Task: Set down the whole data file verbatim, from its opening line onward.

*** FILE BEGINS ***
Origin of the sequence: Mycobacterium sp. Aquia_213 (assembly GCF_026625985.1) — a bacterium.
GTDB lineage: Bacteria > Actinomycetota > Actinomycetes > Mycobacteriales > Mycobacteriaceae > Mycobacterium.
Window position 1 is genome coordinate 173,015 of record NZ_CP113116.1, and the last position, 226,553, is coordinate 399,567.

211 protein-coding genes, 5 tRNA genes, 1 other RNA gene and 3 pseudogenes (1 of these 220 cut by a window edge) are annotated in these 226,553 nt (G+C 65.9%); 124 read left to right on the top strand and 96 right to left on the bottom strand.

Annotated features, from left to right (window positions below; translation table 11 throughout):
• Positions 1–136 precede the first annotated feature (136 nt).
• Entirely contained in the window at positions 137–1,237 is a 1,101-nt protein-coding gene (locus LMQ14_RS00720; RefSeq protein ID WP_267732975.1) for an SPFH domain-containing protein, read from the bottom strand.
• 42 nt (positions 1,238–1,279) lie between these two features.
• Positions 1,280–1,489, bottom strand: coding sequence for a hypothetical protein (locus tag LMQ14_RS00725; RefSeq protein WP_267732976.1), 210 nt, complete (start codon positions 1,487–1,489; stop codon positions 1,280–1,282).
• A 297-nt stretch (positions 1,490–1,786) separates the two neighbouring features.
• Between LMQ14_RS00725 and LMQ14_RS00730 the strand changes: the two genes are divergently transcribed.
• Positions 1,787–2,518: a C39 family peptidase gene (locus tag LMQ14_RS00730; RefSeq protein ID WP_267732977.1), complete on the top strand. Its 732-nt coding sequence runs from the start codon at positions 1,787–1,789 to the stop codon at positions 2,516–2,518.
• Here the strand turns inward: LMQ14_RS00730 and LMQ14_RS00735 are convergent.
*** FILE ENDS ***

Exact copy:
Origin of the sequence: Mycobacterium sp. Aquia_213 (assembly GCF_026625985.1) — a bacterium.
GTDB lineage: Bacteria > Actinomycetota > Actinomycetes > Mycobacteriales > Mycobacteriaceae > Mycobacterium.
Window position 1 is genome coordinate 173,015 of record NZ_CP113116.1, and the last position, 226,553, is coordinate 399,567.

211 protein-coding genes, 5 tRNA genes, 1 other RNA gene and 3 pseudogenes (1 of these 220 cut by a window edge) are annotated in these 226,553 nt (G+C 65.9%); 124 read left to right on the top strand and 96 right to left on the bottom strand.

Annotated features, from left to right (window positions below; translation table 11 throughout):
• Positions 1–136 precede the first annotated feature (136 nt).
• Entirely contained in the window at positions 137–1,237 is a 1,101-nt protein-coding gene (locus LMQ14_RS00720; RefSeq protein ID WP_267732975.1) for an SPFH domain-containing protein, read from the bottom strand.
• 42 nt (positions 1,238–1,279) lie between these two features.
• Positions 1,280–1,489, bottom strand: coding sequence for a hypothetical protein (locus tag LMQ14_RS00725; RefSeq protein WP_267732976.1), 210 nt, complete (start codon positions 1,487–1,489; stop codon positions 1,280–1,282).
• A 297-nt stretch (positions 1,490–1,786) separates the two neighbouring features.
• Between LMQ14_RS00725 and LMQ14_RS00730 the strand changes: the two genes are divergently transcribed.
• Positions 1,787–2,518: a C39 family peptidase gene (locus tag LMQ14_RS00730; RefSeq protein ID WP_267732977.1), complete on the top strand. Its 732-nt coding sequence runs from the start codon at positions 1,787–1,789 to the stop codon at positions 2,516–2,518.
• Here the strand turns inward: LMQ14_RS00730 and LMQ14_RS00735 are convergent.